Farmers who live and work along the Missouri River got some good news recently. In late July, U.S. Army Corps of Engineers Northwestern Division commander, Brig. Gen. John McMahon, announced plans to gradually reduce water releases from the dams on the river, beginning this month.
Gradual decreases began on Aug. 1, when releases from the southernmost dam on the river at Gavin's Point were reduced to 150,000 cubic feet per second (cuffs). Gavins Point Dam has been releasing a record 160,000 cfs since early summer, causing major flooding downstream to roadways, farms and fields.
Corps of Engineers officials said in a news release that release levels from Gavins Point Dam will be stepped down 5,000 cfs daily beginning in mid-August, reaching 90,000 cfs around Aug. 27. Releases will stay at 90,000 cfs, which is still well above the previous release record of 70,000 cfs set in 1997, for approximately two weeks. Then, releases will drop 5,000 cfs every two days until reaching 40,000 cfs in late September, slightly above normal fall release levels.
"This plan allows the Corps to evacuate flood water from the reservoir system in a responsible way to prepare for the 2012 runoff season, while reducing the risk of further damages," said McMahon. It gets affected homeowners, farmers and businesses back on their properties to begin repair and recovery as quickly as possible, he said.
Last week, dams at Garrison and Oahe reached 85,000 cfs, in order to get water back within the former river channel and to begin floodplain drainage along the river at Bismarck and Pierre.
The Corps of Engineers said that this plan will allow for inspection and repair of levees and other infrastructure in the drainage areas and will ensure adequate storage for the 2012 runoff season.
"We have already seen water inflows to the system decline and empty system flood control space increase in the past three weeks," said McMahon. "We are confident that this plan will best prepare us for the 2012 runoff season."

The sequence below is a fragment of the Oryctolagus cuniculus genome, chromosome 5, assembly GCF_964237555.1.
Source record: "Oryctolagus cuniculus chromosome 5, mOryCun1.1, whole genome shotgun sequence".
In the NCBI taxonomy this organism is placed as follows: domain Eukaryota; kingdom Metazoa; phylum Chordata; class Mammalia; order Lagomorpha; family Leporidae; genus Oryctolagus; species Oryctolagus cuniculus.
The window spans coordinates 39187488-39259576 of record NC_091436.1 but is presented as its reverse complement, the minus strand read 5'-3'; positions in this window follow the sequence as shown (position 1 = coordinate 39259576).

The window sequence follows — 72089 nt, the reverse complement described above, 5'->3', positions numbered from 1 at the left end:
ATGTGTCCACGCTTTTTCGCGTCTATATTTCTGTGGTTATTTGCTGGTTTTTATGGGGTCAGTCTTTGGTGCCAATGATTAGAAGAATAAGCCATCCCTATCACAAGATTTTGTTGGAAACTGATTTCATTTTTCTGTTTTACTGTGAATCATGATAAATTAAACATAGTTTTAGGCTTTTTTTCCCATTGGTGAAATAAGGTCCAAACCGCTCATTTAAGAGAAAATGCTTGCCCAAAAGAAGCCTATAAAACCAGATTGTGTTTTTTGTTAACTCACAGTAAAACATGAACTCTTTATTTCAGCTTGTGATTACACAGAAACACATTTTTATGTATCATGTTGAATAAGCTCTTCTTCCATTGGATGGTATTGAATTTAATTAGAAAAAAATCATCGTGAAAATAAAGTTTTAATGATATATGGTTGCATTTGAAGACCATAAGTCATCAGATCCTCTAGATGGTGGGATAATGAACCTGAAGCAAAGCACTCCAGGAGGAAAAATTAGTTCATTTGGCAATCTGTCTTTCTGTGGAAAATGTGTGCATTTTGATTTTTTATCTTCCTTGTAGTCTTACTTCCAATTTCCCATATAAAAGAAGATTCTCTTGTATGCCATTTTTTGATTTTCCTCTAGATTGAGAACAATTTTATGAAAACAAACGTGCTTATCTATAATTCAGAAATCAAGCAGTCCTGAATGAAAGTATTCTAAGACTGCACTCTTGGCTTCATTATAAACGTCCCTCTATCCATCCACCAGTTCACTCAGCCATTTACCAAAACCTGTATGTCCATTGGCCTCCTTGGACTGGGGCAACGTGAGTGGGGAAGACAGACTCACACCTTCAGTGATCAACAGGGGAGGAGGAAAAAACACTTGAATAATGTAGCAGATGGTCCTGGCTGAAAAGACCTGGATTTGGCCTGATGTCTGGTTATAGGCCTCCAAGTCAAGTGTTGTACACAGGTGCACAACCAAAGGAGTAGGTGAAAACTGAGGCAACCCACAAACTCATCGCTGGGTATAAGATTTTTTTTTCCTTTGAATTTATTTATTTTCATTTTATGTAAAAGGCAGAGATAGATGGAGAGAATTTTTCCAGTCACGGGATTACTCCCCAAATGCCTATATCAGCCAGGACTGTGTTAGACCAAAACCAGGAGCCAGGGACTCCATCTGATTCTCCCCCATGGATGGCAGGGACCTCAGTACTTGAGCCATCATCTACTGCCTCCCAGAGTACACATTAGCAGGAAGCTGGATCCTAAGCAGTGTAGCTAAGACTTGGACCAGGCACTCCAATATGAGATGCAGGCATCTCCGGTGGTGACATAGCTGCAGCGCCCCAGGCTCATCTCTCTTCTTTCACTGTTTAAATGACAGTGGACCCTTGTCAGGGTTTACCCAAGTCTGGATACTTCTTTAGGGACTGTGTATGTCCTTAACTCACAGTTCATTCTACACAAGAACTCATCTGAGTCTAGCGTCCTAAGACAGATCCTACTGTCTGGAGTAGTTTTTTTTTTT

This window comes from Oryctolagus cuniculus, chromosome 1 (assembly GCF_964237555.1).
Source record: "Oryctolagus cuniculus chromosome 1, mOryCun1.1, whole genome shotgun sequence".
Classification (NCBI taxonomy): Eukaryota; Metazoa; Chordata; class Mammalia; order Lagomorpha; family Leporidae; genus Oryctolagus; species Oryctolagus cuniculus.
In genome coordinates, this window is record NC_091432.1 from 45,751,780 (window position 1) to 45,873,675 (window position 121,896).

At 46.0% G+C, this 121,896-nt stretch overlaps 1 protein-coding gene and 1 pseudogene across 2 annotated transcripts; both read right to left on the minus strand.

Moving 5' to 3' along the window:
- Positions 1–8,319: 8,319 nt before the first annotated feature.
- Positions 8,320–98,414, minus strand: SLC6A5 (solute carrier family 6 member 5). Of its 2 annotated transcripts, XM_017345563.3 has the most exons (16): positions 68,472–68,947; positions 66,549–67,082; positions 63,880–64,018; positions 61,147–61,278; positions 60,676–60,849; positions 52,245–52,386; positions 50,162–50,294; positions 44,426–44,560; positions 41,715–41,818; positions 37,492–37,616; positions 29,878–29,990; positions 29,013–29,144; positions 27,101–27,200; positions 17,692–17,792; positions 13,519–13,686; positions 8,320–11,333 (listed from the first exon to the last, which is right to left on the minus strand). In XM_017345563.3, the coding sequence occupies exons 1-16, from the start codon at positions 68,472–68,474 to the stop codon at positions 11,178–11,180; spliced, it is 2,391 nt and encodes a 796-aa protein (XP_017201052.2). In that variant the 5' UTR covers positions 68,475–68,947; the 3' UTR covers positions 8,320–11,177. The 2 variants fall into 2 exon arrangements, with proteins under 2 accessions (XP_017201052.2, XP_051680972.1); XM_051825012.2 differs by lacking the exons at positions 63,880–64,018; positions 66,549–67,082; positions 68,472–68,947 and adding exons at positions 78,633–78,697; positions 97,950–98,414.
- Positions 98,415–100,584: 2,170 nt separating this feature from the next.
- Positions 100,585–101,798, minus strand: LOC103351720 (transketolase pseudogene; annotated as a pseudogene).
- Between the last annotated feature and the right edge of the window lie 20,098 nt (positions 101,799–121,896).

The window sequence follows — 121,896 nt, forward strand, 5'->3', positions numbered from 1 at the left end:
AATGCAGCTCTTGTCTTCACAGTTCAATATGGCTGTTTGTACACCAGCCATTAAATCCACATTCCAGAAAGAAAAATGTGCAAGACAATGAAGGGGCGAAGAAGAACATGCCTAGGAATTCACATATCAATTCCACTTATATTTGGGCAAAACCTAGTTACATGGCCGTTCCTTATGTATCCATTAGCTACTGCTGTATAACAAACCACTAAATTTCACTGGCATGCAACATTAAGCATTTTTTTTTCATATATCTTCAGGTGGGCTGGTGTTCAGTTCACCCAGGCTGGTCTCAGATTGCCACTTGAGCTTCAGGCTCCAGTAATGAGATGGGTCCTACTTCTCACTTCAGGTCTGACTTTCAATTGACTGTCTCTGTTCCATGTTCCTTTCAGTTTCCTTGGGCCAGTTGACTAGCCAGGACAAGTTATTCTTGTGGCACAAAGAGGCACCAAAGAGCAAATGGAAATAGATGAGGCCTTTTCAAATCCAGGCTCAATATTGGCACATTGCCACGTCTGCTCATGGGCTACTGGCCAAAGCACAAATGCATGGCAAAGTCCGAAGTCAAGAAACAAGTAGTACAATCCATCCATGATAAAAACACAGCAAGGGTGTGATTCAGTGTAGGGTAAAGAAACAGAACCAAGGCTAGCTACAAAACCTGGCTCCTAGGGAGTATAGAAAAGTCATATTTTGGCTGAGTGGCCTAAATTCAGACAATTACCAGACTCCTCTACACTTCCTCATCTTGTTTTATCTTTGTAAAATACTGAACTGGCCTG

Holding releases from Gavins Point steady at 150,000 cfs through mid-August allows Fort Peck, Garrison and Oahe dams to move out of exclusive flood control storage, and it provides operational flexibility for the Corps to respond if significant rainfall occurs.
"It's important that we drawdown these releases with full consideration of the many risks that remain," McMahon said. "A rapid drawdown with high flows could cause extensive bank erosion and slumping in the levees, while too slow of a drawdown could leave high water on temporary and permanent levees, dams and other critical infrastructure, further increasing risks for overtopping and breaches."
The current 2012 weather forecast predicts a 66.6% chance of normal or below normal precipitation, and a 33.3% chance of wetter than normal conditions. Fall of 2011 is forecasted to be wetter than normal, according to Corps officials, and these predictions contributed to the release scheduling plan.
In the news release, the Corps of Engineers said that there is a low probability of the re-occurrence of the 2011 runoff, because it is considered a 500-year event. This past year was the highest runoff season in the 113-year history of the Corps of Engineers keeping records on the Missouri River Basin.
For more information on current release plans and daily forecasted reservoir and river information, visit the water management section on the Northwestern Division U.S. Army Corps of Engineers website at http://www.nwd-mr.usace.army.mil/rcc.